Sciences politiques

Cortright, David. Ending Obama’s War: Responsible Military Withdrawal from Afghanistan. Paradigm. 2011. 156p. index. ISBN 9781594519840. $24.95. INT AFFAIRS
Cortright (policy, Univ. of Notre Dame; Towards Nuclear Zero) is a well-known peace scholar. Using the principles underlying the just war doctrine, he discusses the reasons offered for initiating and continuing military action in Afghanistan but finds all reasons wanting. The 9/11 attacks were committed by a nonstate actor, the conflict is not winnable, and the military is not the appropriate agency to deliver development assistance, according to this analysis. On no point does he find the conflict justified. He favors U.S. troop withdrawals on the announced schedule, followed by a reconciliation process and continued development assistance under international auspices. The status of women in Afghanistan is covered in depth, and Cortright concludes that some improvements have occurred in their living conditions but that there is a great need for continuing improvement. Other books such as Bob Woodward’s Obama’s Wars cover the advice provided to the administration or the military dimension only. VERDICT Much of the material here will be unfamiliar to readers who only casually follow the topic. Some will be put off by the heavy criticism of U.S. policy, but thoughtful readers of the news will find this provocative. —Marcia L. Sprules, Council on Foreign Relations Lib., New York

Robin, Corey. The Reactionary Mind: Conservatism from Edmund Burke to Sarah Palin. Oxford Univ. Oct. 2011. c.304p. index. ISBN 9780199793747. $29.95. POL SCI
This volume is a collection of Robin’s (political science, Brooklyn Coll.; Fear: The History of a Political Idea) essays, reviews, and other short works published between 2001 and 2011 in outlets such as the Nation and the London Review of Books. While his previous book was an original, extended argument about the place of fear in political theory and contemporary American culture, here Robin attempts to deliver his argument in his introduction and conclusion, which bookend pieces ranging in subject from Ayn Rand to Antonin Scalia to the Cold War in Guatemala to Abu Ghraib. The overall argument seems to be that conservatives are all basically alike; that they share an aggrieved sense of loss; that they above all else favor hierarchy in both public and private domains; that they share an affinity for violence; and that the Right often comes to resemble the Left. VERDICT The book’s brief, miscellaneous sections mean that readers may well find the arguments difficult to follow and may prefer to wait to read it in full, perhaps in Robin’s next monograph. They may well also conclude that the subtitle’s mention of Sarah Palin, about whom Robin says little, is a contribution from the publisher’s marketing department.—Bob Nardini, Nashville

Roy, Arundhati. Walking with the Comrades. Penguin. Nov. 2011. c.240p. illus.
ISBN 9780143120599. pap. $15. INT AFFAIRS
This short book of three pieces by novelist and essayist Roy focuses on the current home-grown war in India between the Maoists and the government. The indigenous tribes (tribals) living in the states that make up central India are being dispossessed of their lands and culture; ways of life are being destroyed in the name of progress. The rich mineral resources of this region have attracted memoranda of understanding (MOUs) from greedy corporations. Roy sees collusion between the mining corporations and the reigning political party and claims that media analyses of the insurgency serve only to “smoke up the mirrors.” Her sympathies lie with the Maoists, who she feels are the only party that has made common cause with the tribals. While she thumbs her nose at the state, Roy admits that “the discipline of armed struggle can dissolve into lumpen acts of criminalized violence.” VERDICT Roy’s book is a one-sided but absorbing and eye-opening read. Phrases like “thousand star hotel,” for sleeping under the stars, will delight fans of her Booker-winning novel, The God of Small Things. Expect demand from Roy fans.—Ravi Shenoy, Naperville P.L., IL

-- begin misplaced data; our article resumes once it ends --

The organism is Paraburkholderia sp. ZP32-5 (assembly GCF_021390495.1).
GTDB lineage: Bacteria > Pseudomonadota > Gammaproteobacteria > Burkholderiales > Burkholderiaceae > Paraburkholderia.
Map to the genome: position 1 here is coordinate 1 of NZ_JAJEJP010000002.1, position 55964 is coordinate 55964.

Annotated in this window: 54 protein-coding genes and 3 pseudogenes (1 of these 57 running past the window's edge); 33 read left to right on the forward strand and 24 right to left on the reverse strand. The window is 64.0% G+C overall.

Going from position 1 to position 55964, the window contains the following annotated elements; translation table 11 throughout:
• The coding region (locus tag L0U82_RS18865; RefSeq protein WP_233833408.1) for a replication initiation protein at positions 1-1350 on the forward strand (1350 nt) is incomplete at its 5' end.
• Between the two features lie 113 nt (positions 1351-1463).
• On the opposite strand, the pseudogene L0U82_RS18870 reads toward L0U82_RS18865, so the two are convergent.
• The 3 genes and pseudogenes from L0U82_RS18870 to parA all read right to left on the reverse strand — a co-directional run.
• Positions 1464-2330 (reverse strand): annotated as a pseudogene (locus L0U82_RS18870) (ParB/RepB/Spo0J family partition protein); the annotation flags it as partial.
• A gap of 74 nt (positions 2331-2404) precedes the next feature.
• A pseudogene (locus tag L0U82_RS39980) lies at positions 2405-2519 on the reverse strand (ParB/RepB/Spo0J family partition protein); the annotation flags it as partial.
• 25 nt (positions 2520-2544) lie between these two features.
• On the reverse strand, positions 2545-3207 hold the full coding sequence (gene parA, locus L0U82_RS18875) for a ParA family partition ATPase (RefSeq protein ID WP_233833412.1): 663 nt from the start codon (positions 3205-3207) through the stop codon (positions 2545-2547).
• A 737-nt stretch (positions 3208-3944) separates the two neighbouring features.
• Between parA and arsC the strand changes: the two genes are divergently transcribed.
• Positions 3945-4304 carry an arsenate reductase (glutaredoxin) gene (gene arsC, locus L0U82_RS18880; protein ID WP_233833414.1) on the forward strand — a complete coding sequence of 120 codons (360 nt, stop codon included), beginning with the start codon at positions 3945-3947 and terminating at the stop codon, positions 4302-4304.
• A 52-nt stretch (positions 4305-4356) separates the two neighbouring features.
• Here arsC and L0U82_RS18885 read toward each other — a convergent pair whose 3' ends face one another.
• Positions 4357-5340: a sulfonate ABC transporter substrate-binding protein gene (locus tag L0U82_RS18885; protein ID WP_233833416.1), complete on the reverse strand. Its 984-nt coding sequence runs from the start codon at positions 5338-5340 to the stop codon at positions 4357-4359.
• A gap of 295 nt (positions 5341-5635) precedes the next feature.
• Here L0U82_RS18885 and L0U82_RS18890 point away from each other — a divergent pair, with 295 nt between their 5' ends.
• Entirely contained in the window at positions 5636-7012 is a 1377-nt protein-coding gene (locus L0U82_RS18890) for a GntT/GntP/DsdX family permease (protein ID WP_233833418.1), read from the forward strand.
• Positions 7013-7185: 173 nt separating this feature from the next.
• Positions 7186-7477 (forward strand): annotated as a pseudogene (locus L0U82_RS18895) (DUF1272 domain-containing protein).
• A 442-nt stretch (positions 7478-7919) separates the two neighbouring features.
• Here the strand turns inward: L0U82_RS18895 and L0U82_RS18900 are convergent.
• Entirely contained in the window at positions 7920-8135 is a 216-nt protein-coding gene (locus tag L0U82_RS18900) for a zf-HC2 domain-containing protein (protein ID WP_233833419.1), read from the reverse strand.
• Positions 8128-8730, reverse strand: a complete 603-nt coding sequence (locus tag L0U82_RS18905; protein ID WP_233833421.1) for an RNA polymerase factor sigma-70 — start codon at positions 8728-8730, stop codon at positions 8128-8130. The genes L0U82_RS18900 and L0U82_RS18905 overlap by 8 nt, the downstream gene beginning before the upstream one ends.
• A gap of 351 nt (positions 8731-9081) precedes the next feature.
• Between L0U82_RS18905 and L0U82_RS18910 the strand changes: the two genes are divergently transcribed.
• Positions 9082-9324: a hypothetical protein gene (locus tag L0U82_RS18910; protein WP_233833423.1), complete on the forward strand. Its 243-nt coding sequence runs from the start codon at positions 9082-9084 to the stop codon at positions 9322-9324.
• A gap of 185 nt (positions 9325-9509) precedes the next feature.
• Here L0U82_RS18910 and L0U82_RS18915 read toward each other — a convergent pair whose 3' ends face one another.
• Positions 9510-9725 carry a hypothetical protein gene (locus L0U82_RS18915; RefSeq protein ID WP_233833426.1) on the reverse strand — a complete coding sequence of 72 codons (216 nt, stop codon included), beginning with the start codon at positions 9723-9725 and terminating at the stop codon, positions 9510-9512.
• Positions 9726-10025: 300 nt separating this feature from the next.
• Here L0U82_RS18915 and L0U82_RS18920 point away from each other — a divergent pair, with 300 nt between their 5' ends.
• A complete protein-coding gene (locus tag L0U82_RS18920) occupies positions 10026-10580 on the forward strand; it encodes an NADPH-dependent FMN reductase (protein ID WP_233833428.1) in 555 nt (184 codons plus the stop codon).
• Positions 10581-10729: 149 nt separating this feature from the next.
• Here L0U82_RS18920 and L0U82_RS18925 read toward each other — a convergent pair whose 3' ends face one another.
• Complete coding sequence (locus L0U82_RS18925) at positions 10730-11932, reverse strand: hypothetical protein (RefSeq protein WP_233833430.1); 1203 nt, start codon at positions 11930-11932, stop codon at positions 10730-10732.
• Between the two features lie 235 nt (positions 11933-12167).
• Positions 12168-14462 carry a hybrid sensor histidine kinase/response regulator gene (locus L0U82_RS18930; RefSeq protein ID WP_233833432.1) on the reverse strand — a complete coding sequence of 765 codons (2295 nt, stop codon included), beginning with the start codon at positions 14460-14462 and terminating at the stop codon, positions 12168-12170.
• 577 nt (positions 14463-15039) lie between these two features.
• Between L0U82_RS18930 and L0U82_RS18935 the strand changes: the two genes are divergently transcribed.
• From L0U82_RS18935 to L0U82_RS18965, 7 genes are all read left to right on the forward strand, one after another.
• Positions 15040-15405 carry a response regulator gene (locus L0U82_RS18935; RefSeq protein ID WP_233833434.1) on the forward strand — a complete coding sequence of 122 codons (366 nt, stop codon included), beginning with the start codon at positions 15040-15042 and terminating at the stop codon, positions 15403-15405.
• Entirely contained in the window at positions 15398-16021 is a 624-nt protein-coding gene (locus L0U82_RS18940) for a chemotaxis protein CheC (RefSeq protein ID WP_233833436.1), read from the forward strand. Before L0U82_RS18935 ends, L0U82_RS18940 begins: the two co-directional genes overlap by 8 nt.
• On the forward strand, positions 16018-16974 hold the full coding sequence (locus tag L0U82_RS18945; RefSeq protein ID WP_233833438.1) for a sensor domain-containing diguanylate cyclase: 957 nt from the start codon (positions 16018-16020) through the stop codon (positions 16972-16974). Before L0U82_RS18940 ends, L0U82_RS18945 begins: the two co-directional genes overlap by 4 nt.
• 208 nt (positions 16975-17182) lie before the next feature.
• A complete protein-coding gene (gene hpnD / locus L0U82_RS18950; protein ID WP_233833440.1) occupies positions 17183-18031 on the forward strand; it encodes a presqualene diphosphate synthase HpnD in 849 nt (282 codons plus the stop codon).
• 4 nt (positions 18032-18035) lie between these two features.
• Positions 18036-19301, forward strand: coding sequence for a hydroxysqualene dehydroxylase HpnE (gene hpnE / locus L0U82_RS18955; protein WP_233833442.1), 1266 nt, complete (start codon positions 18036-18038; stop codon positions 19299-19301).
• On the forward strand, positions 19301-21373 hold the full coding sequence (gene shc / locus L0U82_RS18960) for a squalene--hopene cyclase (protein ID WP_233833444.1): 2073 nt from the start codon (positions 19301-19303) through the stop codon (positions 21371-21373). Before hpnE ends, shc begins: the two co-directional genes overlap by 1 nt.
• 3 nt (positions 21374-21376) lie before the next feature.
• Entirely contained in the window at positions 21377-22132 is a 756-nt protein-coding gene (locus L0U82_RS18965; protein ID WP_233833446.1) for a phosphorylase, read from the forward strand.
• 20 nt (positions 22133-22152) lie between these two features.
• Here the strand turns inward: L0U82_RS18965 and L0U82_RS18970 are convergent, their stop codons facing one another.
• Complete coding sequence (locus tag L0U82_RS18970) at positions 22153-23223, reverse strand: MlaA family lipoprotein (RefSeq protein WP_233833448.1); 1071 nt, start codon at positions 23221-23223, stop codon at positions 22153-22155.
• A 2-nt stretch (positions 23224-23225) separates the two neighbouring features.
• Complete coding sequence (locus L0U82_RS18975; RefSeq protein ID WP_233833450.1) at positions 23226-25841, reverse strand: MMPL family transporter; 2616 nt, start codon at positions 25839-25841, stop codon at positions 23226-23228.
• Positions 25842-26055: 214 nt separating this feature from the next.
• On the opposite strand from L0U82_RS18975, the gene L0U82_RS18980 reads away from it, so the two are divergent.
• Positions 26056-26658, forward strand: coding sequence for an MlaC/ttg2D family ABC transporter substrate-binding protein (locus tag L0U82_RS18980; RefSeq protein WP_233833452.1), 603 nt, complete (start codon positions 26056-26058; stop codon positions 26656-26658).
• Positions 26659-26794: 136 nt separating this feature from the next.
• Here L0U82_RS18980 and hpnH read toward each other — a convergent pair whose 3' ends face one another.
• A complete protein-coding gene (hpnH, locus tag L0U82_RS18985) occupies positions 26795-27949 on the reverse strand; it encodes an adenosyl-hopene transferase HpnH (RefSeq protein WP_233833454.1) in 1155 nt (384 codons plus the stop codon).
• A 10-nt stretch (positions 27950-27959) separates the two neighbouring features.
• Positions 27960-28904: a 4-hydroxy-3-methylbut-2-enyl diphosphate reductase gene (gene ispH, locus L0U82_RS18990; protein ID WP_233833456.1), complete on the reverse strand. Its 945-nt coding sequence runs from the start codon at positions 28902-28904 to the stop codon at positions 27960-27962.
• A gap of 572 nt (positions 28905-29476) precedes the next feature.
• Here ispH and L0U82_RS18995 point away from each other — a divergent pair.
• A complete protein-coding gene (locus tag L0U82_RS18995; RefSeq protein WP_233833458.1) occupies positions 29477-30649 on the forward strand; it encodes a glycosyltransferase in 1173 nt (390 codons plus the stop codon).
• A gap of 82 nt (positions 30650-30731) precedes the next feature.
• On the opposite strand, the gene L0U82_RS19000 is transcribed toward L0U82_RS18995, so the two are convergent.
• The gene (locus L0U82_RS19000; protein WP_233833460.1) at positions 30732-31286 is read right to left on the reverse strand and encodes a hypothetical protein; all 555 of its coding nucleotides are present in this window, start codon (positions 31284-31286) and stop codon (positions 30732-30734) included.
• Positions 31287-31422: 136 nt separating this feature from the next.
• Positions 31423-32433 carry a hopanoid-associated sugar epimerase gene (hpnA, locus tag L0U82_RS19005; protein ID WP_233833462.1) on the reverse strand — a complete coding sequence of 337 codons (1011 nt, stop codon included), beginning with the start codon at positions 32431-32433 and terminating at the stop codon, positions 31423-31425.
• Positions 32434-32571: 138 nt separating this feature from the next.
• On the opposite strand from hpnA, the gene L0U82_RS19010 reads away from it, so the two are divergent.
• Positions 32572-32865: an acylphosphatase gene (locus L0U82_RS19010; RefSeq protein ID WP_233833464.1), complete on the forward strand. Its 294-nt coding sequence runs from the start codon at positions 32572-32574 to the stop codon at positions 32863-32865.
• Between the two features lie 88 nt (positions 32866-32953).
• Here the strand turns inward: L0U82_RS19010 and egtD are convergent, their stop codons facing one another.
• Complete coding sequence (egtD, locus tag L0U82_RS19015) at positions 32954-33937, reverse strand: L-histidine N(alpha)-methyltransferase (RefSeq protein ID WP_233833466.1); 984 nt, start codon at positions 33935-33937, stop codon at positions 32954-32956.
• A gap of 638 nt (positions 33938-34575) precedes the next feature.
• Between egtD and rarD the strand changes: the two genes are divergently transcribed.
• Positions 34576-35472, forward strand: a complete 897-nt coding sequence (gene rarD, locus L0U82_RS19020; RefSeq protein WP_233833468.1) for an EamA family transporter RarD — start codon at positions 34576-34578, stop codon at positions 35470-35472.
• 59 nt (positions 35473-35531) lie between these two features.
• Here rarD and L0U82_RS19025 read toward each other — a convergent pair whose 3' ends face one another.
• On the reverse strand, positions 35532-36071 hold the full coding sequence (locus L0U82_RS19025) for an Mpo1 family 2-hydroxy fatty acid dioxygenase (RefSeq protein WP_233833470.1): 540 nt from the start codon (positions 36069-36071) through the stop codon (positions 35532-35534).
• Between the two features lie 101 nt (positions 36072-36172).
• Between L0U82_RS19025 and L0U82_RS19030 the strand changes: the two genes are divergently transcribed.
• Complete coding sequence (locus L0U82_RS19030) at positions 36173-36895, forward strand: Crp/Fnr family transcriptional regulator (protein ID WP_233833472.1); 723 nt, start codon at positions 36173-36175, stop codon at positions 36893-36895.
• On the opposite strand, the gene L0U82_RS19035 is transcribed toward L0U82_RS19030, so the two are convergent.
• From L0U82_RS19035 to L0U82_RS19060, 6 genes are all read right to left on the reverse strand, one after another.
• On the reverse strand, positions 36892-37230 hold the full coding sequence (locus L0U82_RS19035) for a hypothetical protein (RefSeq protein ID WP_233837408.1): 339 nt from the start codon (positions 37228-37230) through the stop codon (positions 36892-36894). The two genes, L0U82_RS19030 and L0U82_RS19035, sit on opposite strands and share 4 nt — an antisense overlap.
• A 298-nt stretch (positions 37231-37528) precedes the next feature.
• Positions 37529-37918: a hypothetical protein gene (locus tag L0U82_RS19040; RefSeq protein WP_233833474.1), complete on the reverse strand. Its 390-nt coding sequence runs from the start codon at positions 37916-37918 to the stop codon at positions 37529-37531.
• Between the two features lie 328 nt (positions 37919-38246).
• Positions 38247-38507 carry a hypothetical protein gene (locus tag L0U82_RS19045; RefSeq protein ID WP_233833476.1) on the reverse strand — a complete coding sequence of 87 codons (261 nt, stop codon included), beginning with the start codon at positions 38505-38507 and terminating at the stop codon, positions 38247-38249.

Thant Myint-U. Where China Meets India: Burma and the New Crossroads of Asia. Farrar. 2011. c.320p. maps. index. ISBN 9780374299071. $27. INT AFFAIRS
Interweaving the history and geography of Burma (Myanmar) with a travel memoir, Thant (The River of Lost Footsteps: A Personal History of Burma) narrates the compelling story of his journey through this rapidly evolving region rich in culture and heritage. Since the earliest days of China and India, parts of each nation and Burma have made up an expansive frontier that stretches across the Himalayas, made up of jungle, hostile tribes, and remote inland kingdoms. The book reveals that, since World War II, as Burma’s once impenetrable land of forests and roads has been replaced by shopping malls, cosmopolitan cities, and a modernized economy, this region of many cultures and religions has experienced a tectonic shift. Examining Burma from its days as a colony to its current status as a modern nation-state, Thant reveals just how important this small nation has become to China and India as they position themselves for supremacy in the 21st century. VERDICT A highly readable and entertaining foray into the complex history of this ancient land, this book will be of interest to lovers of history and travel writing.—Allan Cho, Univ. of British Columbia Lib., Vancouver

Sociologie

Robbins, Catherine C. All Indians Do Not Live in Teepees (or Casinos). Univ. of Nebraska. Oct. 2011. c.408p. illus. index. ISBN 9780803239739. pap. $26.95. SOC SCI
Despite the unfortunately misleading title, this work is not intended to be a repudiation of stereotypes about contemporary Native Americans. Instead it chronicles the experiences of the author herself, a journalist, among numerous native groups, primarily in the U.S. Southwest. As a nonnative, Robbins does not pretend to be offering a native perspective. What she does offer is a celebration of how today’s Native Americans are revitalizing themselves and their communities in ways that honor their histories and cultures, while also staying grounded in the present. One example is the medical practice of Tieraona Low Dog, who combines the traditional medicine taught to her by her Lakota grandmother with medical training completed at the University of New Mexico to provide the best possible course of treatment for her patients. VERDICT Robbins’s enlightening monograph on her explorations of the Native American experience in the 21st century complements Alison Owings’s recent Indian Voices: Listening to Native Americans, and both are recommended for lay and academic readers.—John Burch, Campbellsville Univ. Lib., KY